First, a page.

From each speech passage, the envelope was extracted and referred as the actual speech envelope. Then the envelope of the speech was reconstructed from its associated EEG signal using a decoder referred to as the reconstructed/predicted envelope. The bootstrapped Spearman correlation between the actual speech envelope and the reconstructed envelope is employed as a metric that measures the cortical entrainment to the actual speech envelope in each normal-hearing listener. Then the sound quality and the cortical entrainment to the speech envelope were compared for the speech passages produced by two groups of talkers.
For the sound quality assessment, listeners were seated in a soundproof booth in front of a touch screen computer monitor. They were seated 1 m from a loudspeaker at 0°azimuth at their ear height. The speech passages were presented via the loudspeaker at 65 dB SPL. Each normal-hearing listener was asked to perform two trials of behavioral sound quality assessments. In one trial, the speech passages spoken by 8 CI talkers and 8 NH talkers (total of 16 passages) were presented one at a time in a randomized order to a listener. Each speech passage was presented only one time. Listeners were instructed to listen to the speech passages and to rate the sound quality of each passage on a Likert 10 point scale (Sangthong, 2020), with 1 being the most distorted and 10 being the most undistorted using a touch screen monitor. In the second trial, the same speech passages were randomly presented and listeners again rated the sound quality. The perceived sound quality rating of each speech passage was computed as the average of the ratings obtained across the two trials.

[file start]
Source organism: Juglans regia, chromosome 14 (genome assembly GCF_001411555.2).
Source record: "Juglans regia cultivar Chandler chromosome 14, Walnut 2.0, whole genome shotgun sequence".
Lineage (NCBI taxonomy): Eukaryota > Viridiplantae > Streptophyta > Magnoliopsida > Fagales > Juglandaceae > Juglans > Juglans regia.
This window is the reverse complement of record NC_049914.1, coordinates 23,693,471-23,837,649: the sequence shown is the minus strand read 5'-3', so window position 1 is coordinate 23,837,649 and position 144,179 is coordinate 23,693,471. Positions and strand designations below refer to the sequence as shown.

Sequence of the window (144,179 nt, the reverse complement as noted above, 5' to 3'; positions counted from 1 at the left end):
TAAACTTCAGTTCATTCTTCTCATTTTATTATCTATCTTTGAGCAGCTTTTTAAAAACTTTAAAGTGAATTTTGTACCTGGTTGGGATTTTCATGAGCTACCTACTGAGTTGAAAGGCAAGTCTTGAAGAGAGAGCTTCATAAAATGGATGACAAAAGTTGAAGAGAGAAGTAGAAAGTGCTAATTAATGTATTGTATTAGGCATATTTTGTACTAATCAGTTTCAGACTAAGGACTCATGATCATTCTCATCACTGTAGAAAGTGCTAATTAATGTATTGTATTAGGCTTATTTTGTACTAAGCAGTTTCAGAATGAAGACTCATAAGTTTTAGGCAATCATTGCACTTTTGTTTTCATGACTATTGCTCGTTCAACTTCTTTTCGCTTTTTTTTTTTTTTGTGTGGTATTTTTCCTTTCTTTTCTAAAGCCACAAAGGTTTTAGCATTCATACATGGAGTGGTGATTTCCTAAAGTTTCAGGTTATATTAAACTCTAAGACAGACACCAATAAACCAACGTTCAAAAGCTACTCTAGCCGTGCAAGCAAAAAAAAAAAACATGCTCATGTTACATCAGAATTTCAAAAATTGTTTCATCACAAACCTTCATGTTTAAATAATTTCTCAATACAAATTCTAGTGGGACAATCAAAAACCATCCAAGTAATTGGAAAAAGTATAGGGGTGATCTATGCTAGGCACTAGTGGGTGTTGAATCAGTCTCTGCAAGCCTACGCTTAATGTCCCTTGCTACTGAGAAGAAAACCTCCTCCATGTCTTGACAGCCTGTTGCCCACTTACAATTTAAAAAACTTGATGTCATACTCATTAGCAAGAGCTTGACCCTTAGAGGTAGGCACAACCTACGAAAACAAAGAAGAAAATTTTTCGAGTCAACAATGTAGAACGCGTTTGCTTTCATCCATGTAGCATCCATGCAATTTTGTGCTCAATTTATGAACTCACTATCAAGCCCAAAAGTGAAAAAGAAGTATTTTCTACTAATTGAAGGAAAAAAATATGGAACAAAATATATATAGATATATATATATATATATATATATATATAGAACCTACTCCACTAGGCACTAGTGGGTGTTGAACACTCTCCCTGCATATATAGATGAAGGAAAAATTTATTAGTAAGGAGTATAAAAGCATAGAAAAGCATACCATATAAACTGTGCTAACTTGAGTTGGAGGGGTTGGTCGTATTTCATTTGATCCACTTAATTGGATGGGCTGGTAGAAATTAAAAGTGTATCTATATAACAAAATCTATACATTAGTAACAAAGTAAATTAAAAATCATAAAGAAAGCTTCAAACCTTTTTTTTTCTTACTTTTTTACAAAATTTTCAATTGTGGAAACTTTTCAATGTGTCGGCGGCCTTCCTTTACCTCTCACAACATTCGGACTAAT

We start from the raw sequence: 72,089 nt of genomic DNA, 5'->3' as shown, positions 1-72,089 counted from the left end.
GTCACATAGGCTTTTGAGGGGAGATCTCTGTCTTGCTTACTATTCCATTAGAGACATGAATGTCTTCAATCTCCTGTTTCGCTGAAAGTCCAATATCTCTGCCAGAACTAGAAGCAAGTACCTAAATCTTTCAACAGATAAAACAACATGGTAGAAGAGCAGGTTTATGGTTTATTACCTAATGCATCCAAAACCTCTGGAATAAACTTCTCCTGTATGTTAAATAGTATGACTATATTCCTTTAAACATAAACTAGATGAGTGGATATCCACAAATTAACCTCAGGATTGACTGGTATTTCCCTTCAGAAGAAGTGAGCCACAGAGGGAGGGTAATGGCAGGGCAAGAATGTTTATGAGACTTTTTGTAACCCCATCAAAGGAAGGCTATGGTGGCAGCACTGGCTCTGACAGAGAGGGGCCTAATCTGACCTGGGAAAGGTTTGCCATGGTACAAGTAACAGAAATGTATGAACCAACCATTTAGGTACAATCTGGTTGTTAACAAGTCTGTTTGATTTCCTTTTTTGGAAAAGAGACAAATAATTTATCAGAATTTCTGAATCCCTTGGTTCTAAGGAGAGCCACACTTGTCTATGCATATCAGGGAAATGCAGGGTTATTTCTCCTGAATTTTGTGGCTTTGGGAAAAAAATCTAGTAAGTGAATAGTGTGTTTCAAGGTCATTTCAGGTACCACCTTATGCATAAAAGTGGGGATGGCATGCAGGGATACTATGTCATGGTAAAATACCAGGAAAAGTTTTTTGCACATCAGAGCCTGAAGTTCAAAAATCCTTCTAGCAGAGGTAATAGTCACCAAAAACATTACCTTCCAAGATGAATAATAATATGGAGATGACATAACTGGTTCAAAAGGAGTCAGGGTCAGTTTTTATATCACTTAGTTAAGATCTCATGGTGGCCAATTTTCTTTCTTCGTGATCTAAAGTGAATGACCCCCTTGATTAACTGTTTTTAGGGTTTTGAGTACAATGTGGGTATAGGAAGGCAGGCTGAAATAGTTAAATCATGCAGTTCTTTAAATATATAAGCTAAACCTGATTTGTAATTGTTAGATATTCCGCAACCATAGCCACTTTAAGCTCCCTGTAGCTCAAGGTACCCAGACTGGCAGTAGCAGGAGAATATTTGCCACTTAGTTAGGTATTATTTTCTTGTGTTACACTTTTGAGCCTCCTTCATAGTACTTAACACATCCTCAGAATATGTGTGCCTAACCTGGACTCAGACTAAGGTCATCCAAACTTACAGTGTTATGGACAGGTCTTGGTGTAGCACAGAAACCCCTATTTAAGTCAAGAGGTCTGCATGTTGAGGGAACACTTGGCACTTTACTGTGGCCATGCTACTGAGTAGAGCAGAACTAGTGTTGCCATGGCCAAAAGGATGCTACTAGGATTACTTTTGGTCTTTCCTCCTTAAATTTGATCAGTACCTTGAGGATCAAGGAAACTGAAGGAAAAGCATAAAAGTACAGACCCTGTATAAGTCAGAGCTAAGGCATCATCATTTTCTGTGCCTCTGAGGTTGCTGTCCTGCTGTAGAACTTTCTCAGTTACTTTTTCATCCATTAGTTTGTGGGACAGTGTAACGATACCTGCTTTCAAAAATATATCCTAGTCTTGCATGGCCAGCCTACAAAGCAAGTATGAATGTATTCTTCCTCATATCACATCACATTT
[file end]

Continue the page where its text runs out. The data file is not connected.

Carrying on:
EEG recording was performed after the behavioral sound quality rating assessment. A 64-channel actiCHamp amplifier EEG setup (Brain Products GmbH, Munich, Germany) was used to record the ongoing EEG in response to the same passages produced by two groups of talkers used in the behavioral test. The EEG signals were recorded using an electrode cap (actiCAP, Brain Products GmbH, Munich, Germany) placed in accord to the 10–20 system (Oostenveld and Praamstra, 2001). The ground channel and the reference channel were located at FPz and FCz, respectively. To monitor eye-movement artifacts, the HEOG was monitored from electrodes placed at the lateral outer canthi and the VEOG was recorded from electrodes placed above and below the left eye. All electrode impedances were maintained below 10 kOhms. Each listener was asked to minimize body movement and watch a silent, captioned movie while EEG recording was in progress. EEG data were recorded with a sampling rate of 1,000 Hz. The EEG recordings were time aligned with the stimulus based on a trigger event inserted at the onset of each passage.